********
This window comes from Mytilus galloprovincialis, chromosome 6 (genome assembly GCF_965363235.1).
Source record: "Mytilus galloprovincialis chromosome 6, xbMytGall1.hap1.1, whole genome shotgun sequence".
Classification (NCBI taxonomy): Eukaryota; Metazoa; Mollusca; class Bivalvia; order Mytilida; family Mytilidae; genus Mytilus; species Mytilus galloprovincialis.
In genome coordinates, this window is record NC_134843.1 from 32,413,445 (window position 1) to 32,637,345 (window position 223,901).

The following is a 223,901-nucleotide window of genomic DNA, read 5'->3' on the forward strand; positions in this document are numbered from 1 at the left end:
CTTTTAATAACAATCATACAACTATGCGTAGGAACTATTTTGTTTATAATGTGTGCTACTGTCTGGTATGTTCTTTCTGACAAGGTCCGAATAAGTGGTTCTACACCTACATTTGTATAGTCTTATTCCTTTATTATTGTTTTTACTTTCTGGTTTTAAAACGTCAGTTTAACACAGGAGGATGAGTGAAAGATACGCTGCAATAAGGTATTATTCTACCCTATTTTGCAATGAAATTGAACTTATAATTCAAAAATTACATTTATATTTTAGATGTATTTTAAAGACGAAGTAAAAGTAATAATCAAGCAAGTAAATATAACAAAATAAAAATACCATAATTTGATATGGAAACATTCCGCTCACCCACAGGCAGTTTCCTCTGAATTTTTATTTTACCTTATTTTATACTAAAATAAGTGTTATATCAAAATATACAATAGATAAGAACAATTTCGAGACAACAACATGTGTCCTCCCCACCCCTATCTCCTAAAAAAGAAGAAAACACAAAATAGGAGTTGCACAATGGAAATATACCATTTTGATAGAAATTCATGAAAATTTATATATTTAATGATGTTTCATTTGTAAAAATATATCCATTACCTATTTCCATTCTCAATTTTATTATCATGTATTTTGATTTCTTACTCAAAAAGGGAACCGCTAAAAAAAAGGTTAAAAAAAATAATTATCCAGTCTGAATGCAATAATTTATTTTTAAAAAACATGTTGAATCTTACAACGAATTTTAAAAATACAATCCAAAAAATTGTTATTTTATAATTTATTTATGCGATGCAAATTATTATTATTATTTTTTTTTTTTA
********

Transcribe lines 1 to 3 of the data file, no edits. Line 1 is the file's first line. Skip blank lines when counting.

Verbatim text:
This window comes from Mytilus galloprovincialis, chromosome 6 (genome assembly GCF_965363235.1).
Source record: "Mytilus galloprovincialis chromosome 6, xbMytGall1.hap1.1, whole genome shotgun sequence".
Classification (NCBI taxonomy): Eukaryota; Metazoa; Mollusca; class Bivalvia; order Mytilida; family Mytilidae; genus Mytilus; species Mytilus galloprovincialis.